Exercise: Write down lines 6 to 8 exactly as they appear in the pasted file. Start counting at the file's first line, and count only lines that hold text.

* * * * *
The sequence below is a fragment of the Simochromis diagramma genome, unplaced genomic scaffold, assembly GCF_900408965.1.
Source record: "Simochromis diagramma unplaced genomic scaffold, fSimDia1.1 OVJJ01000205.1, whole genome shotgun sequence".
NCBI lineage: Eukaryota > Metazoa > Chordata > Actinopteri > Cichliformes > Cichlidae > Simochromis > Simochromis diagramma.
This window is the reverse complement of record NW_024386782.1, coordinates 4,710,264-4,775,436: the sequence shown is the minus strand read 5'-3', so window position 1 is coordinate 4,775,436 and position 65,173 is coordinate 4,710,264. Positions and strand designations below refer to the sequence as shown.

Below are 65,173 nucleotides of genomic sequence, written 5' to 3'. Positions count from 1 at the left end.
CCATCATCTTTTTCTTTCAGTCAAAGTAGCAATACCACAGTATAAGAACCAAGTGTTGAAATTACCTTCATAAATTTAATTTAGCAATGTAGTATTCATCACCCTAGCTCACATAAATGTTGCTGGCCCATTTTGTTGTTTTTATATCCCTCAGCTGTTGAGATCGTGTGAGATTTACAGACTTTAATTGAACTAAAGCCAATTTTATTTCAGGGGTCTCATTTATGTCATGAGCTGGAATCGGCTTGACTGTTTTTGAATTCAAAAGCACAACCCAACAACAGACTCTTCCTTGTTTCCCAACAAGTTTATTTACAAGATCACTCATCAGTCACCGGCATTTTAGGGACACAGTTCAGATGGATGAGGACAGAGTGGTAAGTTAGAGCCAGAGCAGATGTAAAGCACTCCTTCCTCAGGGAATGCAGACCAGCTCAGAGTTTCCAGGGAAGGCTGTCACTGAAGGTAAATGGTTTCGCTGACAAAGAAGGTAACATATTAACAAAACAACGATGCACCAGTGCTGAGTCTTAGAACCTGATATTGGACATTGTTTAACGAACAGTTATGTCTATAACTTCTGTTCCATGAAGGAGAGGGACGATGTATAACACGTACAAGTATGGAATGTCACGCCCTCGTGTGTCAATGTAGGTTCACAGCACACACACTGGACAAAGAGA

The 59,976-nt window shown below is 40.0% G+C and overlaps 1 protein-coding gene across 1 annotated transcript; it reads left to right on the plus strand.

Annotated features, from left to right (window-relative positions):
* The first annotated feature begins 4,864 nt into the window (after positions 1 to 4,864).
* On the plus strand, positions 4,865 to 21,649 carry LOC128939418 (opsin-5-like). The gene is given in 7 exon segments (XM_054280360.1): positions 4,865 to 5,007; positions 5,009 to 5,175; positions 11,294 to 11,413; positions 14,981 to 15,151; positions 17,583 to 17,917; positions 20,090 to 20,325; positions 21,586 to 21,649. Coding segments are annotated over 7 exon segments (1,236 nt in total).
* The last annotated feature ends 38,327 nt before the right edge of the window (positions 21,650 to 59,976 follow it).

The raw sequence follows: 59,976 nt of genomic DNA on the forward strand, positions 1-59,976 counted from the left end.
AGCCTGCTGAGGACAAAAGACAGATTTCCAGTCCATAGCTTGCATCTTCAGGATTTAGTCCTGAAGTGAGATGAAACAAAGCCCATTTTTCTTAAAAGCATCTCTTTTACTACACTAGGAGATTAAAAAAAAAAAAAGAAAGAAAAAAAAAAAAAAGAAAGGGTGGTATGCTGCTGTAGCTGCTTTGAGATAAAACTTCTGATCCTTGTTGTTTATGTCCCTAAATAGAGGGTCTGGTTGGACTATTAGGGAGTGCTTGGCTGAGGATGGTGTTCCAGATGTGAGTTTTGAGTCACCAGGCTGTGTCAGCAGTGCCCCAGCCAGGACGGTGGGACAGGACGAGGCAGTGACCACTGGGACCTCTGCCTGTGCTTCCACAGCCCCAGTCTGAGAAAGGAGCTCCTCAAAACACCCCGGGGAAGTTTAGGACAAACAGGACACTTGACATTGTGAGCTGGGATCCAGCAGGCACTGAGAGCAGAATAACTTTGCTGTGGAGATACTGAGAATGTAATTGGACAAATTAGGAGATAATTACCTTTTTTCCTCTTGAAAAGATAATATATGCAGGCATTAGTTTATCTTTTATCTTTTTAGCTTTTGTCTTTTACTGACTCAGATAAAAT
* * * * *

CCATCATCTTTTTCTTTCAGTCAAAGTAGCAATACCACAGTATAAGAACCAAGTGTTGAAATTACCTTCATAAATTTAATTTAGCAATGTAGTATTCATCACCCTAGCTCACATAAATGTTGCTGGCCCATTTTGTTGTTTTTATATCCCTCAGCTGTTGAGATCGTGTGAGATTTACAGACTTTAATTGAACTAAAGCCAATTTTATTTCAGGGGTCTCATTTATGTCATGAGCTGGAATCGGCTTGACTGTTTTTGAATTCAAAAGCACAACCCAACAACAGACTCTTCCTTGTTTCCCAACAAGTTTATTTACAAGATCACTCATCAGTCACCGGCATTTTAGGGACACAGTTCAGATGGATGAGGACAGAGTGGTAAGTTAGAGCCAGAGCAGATGTAAAGCACTCCTTCCTCAGGGAATGCAGACCAGCTCAGAGTTTCCAGGGAAGGCTGTCACTGAAGGTAAATGGTTTCGCTGACAAAGAAGGTAACATATTAACAAAACAACGATGCACCAGTGCTGAGTCTTAGAACCTGATATTGGACATTGTTTAACGAACAGTTATGTCTATAACTTCTGTTCCATGAAGGAGAGGGACGATGTATAACACGTACAAGTATGGAATGTCACGCCCTCGTGTGTCAATGTAGGTTCACAGCACACACACTGGACAAAGAGA

The 59,976-nt window shown below is 40.0% G+C and overlaps 1 protein-coding gene across 1 annotated transcript; it reads left to right on the plus strand.

Annotated features, from left to right (window-relative positions):